At 91 years old, Jiro Ono is widely regarded as the world’s greatest sushi chef.
He owns and runs Sukiyabashi Jiro, a small and unassuming restaurant in Tokyo’s Ginza district – which serves only sushi, and seats only ten. Prospective diners wait months for a reservation, and include world leaders. The food’s simple, and the venue’s quite plain. It has three Michelin stars.
Walk-in enquirers, sometimes taken back by the prices for such simple food, aren’t given the time of day. They don’t get it.
Jiro Dreams of Sushi, a fascinating documentary, delves deep into the life and mentality of chef Jiro Ono. His work ethic, his lifelong constancy, and his absolute commitment to serving only perfectly cooked rice and only the most flavoursome fatty tuna from the market. Uncooked, of course. Again, this isn’t flashy food. But a vast wealth of experience, and near-impossible standards of quality, are hard at work behind the scenes.
His eldest son Yoshikazu, following in his father’s footsteps, worries that he’ll never escape his shadow – or live up to his legacy. Not a legacy of flashy food in opulent surroundings, but of perfect food in largely irrelevant surroundings. A legacy of the sheer time and pressure involved in doing one thing to the point of perfection. Colossal, monumental, singleness of purpose.
Jiro’s passion for simplicity is absolutely inspiring to me. I hope, in time, that I can learn from it and apply it to my writing. But hope and action are two very different things. I need to commit myself to intense practise, and years of it.
My early writing was eager to impress. It used big words that no one says in conversation. I cut them out; trimmed the fat. I learned that effective writing isn’t out to dazzle and peacock to its readers, but to communicate efficiently. There are no cornucopias here.
My first novel is wandering and verbose. I think one of my reviewers put it like that, and they’re right. Tabitha’s sequel, less so – I hope. And I’d like the third book to be even more refined. Clarity, brevity and simplicity are key. But still with the invented words and moments of sense-blurring transcendence that I believe the story needs.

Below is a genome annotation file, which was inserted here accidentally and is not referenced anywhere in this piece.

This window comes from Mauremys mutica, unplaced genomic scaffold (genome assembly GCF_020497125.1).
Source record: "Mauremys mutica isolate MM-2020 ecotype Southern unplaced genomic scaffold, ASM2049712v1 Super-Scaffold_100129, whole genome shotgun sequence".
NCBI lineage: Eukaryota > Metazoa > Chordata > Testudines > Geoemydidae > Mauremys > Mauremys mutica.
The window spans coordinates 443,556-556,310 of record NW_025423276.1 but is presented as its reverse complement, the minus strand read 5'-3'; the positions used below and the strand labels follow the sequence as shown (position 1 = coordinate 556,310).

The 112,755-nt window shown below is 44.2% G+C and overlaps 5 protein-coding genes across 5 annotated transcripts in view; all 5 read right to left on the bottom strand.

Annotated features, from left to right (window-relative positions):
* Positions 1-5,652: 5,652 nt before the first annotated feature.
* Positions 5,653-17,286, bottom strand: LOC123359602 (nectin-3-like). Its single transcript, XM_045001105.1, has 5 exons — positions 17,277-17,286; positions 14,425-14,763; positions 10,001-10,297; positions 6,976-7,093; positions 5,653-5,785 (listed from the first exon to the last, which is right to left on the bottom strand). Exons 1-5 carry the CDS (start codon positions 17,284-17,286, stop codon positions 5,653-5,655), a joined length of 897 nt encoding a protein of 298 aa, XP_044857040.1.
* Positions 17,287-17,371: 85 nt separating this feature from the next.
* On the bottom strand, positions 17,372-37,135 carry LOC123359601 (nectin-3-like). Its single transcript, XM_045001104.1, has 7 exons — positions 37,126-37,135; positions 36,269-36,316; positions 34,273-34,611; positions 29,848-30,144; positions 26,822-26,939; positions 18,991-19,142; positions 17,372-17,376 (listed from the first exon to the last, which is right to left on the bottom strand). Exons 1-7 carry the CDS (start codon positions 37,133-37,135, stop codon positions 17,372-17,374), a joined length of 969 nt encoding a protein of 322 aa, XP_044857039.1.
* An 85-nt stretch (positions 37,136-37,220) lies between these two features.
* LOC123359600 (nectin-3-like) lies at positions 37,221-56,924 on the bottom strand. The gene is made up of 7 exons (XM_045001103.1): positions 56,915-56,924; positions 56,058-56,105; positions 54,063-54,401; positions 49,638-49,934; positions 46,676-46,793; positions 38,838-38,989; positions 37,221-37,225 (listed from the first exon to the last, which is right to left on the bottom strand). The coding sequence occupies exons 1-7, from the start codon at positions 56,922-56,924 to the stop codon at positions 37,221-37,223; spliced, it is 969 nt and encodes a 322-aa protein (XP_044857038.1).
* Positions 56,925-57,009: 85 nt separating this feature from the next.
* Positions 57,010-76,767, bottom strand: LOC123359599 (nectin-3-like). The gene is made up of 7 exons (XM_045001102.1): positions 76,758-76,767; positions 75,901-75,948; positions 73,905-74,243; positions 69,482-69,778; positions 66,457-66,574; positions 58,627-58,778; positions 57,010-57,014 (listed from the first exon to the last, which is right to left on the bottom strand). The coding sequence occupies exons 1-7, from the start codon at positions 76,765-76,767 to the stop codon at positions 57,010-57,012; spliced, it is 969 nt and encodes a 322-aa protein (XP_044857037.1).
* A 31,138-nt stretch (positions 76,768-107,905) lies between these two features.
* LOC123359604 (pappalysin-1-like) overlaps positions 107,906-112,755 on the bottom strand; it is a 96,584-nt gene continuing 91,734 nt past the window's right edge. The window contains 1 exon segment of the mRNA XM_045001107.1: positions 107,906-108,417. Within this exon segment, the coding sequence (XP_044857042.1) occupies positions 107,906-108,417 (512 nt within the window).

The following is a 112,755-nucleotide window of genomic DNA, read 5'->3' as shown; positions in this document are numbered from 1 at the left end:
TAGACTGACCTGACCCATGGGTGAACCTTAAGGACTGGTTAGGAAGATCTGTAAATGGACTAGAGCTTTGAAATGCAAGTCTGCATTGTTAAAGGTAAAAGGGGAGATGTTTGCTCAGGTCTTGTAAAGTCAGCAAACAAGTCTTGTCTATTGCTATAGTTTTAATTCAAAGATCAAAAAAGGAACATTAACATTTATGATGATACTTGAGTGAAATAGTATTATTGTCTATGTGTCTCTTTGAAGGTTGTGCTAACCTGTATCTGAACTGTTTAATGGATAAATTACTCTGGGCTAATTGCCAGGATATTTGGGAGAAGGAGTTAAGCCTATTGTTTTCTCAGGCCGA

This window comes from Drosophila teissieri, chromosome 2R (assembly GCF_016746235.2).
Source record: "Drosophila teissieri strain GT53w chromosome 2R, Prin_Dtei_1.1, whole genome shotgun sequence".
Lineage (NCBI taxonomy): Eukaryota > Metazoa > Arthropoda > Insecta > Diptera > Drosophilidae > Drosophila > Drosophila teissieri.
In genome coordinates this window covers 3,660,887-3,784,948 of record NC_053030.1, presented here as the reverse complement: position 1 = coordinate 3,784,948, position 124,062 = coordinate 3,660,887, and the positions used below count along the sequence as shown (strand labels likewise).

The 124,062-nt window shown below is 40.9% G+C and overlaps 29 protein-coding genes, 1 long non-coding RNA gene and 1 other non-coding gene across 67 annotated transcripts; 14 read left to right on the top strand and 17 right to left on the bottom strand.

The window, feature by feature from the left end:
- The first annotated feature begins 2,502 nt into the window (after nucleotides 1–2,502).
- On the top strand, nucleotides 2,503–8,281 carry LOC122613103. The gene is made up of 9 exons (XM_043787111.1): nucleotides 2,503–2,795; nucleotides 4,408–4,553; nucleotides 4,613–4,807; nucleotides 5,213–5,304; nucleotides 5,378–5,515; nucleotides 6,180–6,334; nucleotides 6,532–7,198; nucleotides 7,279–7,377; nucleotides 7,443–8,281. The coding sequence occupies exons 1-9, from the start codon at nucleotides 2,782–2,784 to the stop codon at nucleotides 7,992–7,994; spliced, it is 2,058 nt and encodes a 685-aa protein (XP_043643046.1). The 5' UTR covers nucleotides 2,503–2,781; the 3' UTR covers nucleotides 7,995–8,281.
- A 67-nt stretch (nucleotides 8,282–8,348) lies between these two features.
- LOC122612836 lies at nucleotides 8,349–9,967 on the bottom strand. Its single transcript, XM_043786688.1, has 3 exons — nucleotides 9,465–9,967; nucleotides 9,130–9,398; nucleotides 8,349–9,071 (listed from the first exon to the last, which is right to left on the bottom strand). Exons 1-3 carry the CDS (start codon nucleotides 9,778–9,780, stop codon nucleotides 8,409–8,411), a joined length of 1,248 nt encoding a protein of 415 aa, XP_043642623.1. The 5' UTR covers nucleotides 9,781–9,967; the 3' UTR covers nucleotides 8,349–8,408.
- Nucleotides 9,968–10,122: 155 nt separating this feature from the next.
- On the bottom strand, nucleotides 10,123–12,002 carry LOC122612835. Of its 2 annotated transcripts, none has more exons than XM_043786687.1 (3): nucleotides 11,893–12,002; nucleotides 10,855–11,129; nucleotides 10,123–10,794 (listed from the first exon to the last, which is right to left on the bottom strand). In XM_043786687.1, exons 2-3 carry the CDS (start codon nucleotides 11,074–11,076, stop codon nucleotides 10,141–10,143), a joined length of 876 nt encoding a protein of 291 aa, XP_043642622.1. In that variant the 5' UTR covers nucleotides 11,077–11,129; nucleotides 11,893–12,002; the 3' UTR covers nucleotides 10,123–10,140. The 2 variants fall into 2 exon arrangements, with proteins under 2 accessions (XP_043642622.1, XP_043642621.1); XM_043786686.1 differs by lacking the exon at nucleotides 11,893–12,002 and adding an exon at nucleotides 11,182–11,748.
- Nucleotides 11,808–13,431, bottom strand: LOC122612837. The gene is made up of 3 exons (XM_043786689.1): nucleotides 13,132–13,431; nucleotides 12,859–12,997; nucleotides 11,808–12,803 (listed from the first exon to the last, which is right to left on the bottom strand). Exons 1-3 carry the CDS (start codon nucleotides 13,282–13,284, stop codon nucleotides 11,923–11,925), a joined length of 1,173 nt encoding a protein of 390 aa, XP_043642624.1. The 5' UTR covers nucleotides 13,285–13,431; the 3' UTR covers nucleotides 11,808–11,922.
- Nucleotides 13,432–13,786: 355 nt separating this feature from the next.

I write, edit and proofread my books, without input from anyone but my Amazon reviewers. The self-reliance appeals, even if it does take more time. That’s how I like to work. I’m hardly Jiro Ono, and it’d be egotistical to think I’m made of the same stuff. But that path to perfection definitely appeals.
Some readers enjoy my writing, and some don’t. But every review teaches me to become a better writer – whether their opinions massage my ego, or kick it in the balls. It takes me much longer to accept criticism than praise, but both teach me valuable lessons. To write less, and say more.
When I look up long enough from my own world to think about it, I’m extremely grateful to these people. Because they buy my stories, and it’s enough for me to live on and write their stories full-time. I owe it to these people, to be better. I’ll never reach perfection, but I’ll try my hardest.
But that’s enough of the sentimentality. Let’s end with a lesson in zen. Nothing mystical; only plain-terms and normal-life. It’s a film quote from chef Jiro Ono, about his lifelong passion – but it seems to me like a beautiful meditation:
“Shokunin try to get the highest-quality fish and apply their technique to it.
We don’t care about money.
All I want to do is make better sushi.
I do the same thing over and over, improving bit by bit.
There is always a yearning to achieve more.
I’ll continue to climb, trying to reach the top,
But no one knows where the top is.
Even at my age, I don’t think I have achieved perfection.
But I feel ecstatic all day.
I love making sushi.”